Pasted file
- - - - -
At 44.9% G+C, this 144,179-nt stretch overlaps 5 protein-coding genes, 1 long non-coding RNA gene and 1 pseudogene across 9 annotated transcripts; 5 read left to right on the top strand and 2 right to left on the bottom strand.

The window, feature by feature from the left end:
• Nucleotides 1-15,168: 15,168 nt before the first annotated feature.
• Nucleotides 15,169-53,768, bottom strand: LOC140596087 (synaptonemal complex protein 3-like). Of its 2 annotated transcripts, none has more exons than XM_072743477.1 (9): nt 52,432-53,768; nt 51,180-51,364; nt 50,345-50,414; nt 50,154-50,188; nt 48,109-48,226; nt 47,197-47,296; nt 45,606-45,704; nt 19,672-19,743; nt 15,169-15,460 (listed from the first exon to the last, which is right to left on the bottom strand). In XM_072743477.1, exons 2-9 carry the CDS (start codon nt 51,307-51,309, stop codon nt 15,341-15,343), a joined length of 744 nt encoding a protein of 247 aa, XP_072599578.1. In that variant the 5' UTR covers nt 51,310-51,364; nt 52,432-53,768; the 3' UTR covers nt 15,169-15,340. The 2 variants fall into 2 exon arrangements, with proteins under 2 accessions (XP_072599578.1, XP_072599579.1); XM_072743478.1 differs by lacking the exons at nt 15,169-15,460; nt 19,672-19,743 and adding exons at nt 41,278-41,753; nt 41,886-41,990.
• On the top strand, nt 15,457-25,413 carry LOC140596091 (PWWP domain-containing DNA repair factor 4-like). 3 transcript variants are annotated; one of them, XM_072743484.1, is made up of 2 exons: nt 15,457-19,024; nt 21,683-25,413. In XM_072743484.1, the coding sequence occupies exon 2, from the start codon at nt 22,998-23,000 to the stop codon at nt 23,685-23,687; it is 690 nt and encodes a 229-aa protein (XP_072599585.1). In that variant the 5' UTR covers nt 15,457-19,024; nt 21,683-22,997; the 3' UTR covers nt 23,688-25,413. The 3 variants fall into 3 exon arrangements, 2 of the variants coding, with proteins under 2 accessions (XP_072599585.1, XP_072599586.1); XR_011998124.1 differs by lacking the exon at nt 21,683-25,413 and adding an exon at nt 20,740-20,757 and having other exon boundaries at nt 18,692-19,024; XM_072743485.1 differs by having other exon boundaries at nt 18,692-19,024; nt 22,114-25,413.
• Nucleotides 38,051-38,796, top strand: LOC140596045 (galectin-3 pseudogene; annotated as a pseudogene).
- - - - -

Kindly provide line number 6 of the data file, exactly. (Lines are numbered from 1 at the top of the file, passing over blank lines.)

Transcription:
• Nucleotides 38,051-38,796, top strand: LOC140596045 (galectin-3 pseudogene; annotated as a pseudogene).